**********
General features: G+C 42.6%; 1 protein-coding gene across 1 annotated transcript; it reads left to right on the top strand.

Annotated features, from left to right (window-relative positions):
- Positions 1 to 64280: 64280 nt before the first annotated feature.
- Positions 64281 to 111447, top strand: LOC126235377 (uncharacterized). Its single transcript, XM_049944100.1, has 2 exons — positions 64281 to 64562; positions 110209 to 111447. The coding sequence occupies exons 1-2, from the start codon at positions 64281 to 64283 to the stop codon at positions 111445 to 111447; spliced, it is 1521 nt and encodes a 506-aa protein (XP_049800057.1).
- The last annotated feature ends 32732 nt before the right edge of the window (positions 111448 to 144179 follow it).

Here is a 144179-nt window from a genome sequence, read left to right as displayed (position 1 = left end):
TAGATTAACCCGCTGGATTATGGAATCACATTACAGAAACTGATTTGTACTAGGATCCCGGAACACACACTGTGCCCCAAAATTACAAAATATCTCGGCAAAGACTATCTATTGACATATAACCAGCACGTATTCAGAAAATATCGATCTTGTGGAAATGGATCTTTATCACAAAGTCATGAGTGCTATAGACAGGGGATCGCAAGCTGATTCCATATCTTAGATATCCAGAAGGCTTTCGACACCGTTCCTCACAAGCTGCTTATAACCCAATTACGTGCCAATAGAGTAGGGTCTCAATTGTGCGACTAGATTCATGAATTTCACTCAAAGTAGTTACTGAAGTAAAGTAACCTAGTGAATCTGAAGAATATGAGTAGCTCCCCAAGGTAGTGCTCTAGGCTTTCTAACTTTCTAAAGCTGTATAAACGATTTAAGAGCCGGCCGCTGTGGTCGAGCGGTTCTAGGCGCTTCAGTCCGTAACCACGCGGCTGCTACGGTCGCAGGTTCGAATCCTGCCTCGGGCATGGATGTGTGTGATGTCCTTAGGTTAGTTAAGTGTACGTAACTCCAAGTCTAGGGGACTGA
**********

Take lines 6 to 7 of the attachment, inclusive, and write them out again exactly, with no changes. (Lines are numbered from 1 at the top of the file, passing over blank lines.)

Here is a 144179-nt window from a genome sequence, read left to right as displayed (position 1 = left end):
TAGATTAACCCGCTGGATTATGGAATCACATTACAGAAACTGATTTGTACTAGGATCCCGGAACACACACTGTGCCCCAAAATTACAAAATATCTCGGCAAAGACTATCTATTGACATATAACCAGCACGTATTCAGAAAATATCGATCTTGTGGAAATGGATCTTTATCACAAAGTCATGAGTGCTATAGACAGGGGATCGCAAGCTGATTCCATATCTTAGATATCCAGAAGGCTTTCGACACCGTTCCTCACAAGCTGCTTATAACCCAATTACGTGCCAATAGAGTAGGGTCTCAATTGTGCGACTAGATTCATGAATTTCACTCAAAGTAGTTACTGAAGTAAAGTAACCTAGTGAATCTGAAGAATATGAGTAGCTCCCCAAGGTAGTGCTCTAGGCTTTCTAACTTTCTAAAGCTGTATAAACGATTTAAGAGCCGGCCGCTGTGGTCGAGCGGTTCTAGGCGCTTCAGTCCGTAACCACGCGGCTGCTACGGTCGCAGGTTCGAATCCTGCCTCGGGCATGGATGTGTGTGATGTCCTTAGGTTAGTTAAGTGTACGTAACTCCAAGTCTAGGGGACTGA